All data were analyzed using SPSS for Windows. Descriptive statistics (mean ± SD) were calculated for the variables. Due to non-normal distribution of the data, the Kruskal-Wallis test was used to analyze the discrepancies of variables in regard to BMI categories. Mann-Whitney U tests were used to follow-up pairwise comparisons and to examine gender differences. Spearman’s rank correlation coefficient was conducted to examine the association between MVPA and other variables. Statistical significance level was settled at 0.05.
Descriptive statistics are detailed in Table 1. The results revealed that boys were significantly (p < 0.05) outperformed girls in terms of CF. Furthermore, they were significantly (p < 0.01) more engaged in moderate and vigorous physical activities than girls. Other variables were found comparable between genders.
The descriptive statistics of boys by weight status and the Kruskal-Wallis test results are given in Table 2. The Mann-Whitney U test revealed that OW boys had significantly higher values in all anthropometric parameters than their UW and NW counterparts. Further results indicated that OW boys had significantly lower level of CF than boys in other BMI groups. Moreover, they were found to accrue less time engaging in vigorous activities than UW and NW boys. There were no significant differences between UW and NW boys in respect to CF and PA variables.
The descriptive statistics of girls by weight status and the Kruskal-Wallis test results are presented in Table 3. The Mann-Whitney U test demonstrated that OW girls had significantly greater values in all anthropometric parameters than their UW and NW counterparts. Furthermore, they were significantly less engaged in moderate and vigorous physical activities than UW and NW girls. Besides, they were found to have significantly lower level of CF than the girls in other BMI groups. UW girls were found to accrue more time engaging in moderate and vigorous physical activities than NW girls. There were no significant differences between UW and NW girls in terms of CF.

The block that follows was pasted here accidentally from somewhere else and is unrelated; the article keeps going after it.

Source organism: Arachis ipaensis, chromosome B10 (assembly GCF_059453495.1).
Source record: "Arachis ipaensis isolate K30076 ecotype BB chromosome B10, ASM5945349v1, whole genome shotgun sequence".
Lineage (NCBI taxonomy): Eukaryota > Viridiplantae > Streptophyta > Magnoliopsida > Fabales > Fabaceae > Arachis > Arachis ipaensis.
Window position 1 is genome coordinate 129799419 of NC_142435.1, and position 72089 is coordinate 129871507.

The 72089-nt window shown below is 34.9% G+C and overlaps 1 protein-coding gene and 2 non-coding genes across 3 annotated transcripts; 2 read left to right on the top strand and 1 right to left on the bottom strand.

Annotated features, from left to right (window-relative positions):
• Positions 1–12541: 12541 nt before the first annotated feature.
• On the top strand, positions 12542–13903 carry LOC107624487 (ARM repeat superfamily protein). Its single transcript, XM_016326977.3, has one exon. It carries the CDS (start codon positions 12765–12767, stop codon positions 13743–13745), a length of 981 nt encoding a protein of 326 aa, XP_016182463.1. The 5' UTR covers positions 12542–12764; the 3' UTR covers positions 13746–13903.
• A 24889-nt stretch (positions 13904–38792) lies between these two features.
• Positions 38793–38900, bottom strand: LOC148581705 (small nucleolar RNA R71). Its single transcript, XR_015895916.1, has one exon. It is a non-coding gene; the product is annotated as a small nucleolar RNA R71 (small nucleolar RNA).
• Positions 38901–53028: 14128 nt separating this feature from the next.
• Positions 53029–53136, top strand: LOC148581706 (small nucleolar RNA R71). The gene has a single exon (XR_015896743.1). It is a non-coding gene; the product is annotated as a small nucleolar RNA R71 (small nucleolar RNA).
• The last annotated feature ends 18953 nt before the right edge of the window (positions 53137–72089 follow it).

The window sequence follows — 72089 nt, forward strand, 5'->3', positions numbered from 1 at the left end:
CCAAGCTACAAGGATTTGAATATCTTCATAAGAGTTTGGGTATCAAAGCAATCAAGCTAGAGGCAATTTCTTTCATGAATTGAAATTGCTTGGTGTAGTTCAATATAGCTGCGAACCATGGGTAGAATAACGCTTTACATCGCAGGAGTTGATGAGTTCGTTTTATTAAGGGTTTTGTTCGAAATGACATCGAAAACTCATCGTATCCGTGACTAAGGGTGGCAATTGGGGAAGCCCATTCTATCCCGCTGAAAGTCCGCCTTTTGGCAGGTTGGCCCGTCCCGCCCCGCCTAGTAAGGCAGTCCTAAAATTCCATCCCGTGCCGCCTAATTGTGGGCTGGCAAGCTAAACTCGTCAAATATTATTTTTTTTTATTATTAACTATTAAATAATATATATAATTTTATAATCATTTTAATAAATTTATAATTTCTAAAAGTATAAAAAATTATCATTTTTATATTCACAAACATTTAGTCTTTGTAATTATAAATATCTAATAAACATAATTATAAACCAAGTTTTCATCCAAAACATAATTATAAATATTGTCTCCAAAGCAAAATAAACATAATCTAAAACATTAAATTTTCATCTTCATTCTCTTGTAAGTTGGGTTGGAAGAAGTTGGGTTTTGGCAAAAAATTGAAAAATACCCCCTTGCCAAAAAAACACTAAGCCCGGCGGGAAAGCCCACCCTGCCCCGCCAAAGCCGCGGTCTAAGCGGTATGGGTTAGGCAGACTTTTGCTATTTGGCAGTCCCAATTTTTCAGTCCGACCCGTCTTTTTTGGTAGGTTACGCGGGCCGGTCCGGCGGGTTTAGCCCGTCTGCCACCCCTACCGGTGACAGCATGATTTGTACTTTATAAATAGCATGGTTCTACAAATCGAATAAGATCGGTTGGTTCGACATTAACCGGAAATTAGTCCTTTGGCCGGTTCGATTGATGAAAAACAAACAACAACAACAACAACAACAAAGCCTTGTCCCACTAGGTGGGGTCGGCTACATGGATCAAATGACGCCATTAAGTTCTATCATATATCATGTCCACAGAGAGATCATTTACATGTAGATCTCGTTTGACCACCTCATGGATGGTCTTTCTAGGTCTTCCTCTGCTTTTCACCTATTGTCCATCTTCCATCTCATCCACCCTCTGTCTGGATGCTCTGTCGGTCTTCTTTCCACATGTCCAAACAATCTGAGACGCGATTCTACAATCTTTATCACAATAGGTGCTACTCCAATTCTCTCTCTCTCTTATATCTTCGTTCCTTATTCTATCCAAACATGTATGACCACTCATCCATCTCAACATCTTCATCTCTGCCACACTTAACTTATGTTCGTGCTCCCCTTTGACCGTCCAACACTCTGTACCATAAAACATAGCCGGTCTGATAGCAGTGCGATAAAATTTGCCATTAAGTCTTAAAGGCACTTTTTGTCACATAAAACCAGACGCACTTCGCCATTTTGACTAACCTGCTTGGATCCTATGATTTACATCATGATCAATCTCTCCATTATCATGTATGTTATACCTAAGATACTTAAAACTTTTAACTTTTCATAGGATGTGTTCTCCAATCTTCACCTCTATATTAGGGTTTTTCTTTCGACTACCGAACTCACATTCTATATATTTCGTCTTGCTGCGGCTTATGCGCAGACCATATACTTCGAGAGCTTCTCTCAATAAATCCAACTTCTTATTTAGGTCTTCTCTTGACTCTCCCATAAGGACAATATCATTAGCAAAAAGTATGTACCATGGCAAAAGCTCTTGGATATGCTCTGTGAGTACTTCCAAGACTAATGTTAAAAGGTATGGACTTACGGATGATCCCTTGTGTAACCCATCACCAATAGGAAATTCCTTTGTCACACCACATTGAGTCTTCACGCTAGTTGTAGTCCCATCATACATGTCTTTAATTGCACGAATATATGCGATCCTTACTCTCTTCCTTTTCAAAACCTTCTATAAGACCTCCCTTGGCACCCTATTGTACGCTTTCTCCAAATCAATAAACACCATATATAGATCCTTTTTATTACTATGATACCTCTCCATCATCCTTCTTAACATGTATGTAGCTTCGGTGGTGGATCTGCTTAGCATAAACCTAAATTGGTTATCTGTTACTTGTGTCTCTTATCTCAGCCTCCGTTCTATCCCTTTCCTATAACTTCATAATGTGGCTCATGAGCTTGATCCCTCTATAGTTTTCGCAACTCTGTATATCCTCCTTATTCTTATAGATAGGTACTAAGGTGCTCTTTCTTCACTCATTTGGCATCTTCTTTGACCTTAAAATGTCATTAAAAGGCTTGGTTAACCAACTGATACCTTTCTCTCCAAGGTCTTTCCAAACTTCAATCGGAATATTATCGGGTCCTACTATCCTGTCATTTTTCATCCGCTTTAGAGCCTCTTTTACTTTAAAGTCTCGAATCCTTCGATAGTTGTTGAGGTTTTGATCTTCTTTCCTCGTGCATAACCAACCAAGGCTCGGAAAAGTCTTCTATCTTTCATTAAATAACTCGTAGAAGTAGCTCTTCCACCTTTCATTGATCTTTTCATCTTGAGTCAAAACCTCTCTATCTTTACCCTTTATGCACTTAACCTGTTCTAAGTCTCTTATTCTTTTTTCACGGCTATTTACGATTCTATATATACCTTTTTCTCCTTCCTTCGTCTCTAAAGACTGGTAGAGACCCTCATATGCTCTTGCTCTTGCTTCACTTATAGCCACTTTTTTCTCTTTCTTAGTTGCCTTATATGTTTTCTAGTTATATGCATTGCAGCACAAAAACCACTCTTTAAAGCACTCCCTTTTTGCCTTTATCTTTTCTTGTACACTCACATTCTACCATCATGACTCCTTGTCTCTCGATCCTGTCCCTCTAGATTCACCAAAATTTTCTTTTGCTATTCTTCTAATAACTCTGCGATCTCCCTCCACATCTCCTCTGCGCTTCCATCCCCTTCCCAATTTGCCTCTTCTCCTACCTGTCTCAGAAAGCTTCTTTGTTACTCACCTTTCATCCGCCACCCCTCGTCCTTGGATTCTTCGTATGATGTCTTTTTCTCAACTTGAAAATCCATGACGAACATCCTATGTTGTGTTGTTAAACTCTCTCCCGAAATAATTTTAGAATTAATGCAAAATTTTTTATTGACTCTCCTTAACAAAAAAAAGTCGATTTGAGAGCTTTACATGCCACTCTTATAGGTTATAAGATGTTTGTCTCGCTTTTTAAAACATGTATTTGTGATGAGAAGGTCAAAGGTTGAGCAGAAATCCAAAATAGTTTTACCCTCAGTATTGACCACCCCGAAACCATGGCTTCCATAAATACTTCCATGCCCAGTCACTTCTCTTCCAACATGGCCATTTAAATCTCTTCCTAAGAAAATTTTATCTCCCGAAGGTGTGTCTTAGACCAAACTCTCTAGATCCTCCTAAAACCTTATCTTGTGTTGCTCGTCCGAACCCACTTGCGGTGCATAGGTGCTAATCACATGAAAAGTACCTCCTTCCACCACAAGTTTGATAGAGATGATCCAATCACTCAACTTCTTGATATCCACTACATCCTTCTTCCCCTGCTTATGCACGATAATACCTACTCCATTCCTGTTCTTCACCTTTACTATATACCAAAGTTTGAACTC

The correlations between MVPA and the other variables were presented separately for each gender in Table 4. The results showed that MVPAs were significantly and negatively associated with BMI and waist circumference and significantly and positively associated with CF in both boys and girls.